. . . like that stray cat you swear you won’t feed because you have three cats and two months later you have a fourth cat.
I found this picture while googling pagan altars:
I love the aesthetic here: the colors, the figures, the crystrals, the shells. I’m a little confused by the combination of Hinduism and Christianity, but this is a very personal altar, so whatever suits the person who created it. At first I didn’t like it because there was, to my eye, too much of a mishmash of different traditions. I even complained about it some. But I kept returning to the picture, trying to understand why it’s so appealing.
My altar/shrine is neat, conforms to Irish, British, and Welsh pantheon, and is a bit cold. I rearrange it a few times a year but still have a cold, unsettled feeling. A former friend told me that I shouldn’t buy any type of altar figure based on a specific deity, that they should all be faceless, nameless. That didn’t appeal to me. I was drawn to two goddesses and now two more have come into my life. I have images of each, as statues or as prints. And over the last 30 years, I’ve accumulated Madonnas, angels, fairies, and even some Willow Creek figures (there are two on the altar above.)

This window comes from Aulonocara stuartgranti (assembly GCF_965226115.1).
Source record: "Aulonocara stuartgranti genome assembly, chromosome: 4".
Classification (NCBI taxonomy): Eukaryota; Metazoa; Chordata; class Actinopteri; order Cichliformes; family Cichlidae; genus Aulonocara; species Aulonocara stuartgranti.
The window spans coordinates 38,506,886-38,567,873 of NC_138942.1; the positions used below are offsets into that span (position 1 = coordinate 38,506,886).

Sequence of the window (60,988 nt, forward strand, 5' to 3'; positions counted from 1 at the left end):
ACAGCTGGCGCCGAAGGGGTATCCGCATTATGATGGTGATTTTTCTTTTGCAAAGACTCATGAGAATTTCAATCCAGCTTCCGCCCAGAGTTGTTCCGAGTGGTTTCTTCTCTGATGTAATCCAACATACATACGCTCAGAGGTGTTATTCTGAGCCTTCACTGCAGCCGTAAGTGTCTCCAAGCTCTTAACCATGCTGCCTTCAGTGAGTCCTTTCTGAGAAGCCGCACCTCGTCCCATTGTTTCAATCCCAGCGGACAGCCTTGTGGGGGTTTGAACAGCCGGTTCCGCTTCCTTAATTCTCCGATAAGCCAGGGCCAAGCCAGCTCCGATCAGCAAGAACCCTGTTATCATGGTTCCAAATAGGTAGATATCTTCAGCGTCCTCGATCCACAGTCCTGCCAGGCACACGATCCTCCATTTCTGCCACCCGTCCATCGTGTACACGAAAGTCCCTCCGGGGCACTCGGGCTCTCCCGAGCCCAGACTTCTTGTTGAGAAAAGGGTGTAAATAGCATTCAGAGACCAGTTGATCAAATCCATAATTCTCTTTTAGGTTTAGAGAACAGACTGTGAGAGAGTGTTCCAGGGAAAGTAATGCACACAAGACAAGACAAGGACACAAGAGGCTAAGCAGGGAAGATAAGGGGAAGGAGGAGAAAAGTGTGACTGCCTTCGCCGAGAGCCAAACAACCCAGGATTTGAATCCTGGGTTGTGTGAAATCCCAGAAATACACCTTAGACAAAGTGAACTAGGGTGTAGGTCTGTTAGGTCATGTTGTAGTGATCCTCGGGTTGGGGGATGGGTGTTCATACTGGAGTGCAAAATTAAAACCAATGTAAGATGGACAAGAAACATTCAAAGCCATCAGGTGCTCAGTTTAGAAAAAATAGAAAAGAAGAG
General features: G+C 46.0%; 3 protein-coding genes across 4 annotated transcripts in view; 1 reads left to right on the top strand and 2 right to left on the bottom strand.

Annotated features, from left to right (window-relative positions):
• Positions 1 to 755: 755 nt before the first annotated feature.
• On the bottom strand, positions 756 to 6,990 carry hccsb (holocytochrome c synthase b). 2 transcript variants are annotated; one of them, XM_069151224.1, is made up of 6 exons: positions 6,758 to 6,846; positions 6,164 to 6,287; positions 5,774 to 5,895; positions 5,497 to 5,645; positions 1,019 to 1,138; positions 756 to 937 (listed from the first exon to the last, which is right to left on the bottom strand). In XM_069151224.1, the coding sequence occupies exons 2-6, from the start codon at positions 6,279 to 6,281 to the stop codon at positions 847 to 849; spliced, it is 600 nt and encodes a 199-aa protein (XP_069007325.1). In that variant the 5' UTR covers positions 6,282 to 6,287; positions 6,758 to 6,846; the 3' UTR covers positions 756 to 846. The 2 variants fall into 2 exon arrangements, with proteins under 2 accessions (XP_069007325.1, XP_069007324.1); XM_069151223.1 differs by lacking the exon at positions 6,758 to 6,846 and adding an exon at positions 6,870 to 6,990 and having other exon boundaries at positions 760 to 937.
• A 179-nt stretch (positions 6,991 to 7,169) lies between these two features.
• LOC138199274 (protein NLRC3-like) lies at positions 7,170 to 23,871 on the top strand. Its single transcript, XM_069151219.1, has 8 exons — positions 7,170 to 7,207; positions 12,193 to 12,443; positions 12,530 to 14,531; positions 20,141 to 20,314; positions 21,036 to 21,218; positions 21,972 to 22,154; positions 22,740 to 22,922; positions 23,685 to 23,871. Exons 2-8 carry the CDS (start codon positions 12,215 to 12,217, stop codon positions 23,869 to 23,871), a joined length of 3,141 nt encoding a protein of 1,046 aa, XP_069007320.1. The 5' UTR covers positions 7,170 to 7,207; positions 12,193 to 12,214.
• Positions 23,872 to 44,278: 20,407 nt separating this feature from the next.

I think my continued state of being blocked and accomplishing nothing with my spells and my fascination with the altar above is a message. “You wanted a Nice, Impressive, Proper shrine. It’s okay to rearrange that. It’s okay to play. It’s okay to do what you need to do to get yourself un-blocked.” I’m stuck in the house most of the time due to health and neighbors. I’m probably repeating that from another post. OCD is one of my health problems. OCD demands perfection from me in this, the most important aspect of my life. Formality. Other witches tell me that I must have this, this, and this.
I think it’s time for me to play a bit, and if I’m not too self-conscious, I’ll write another post with before and after pictures.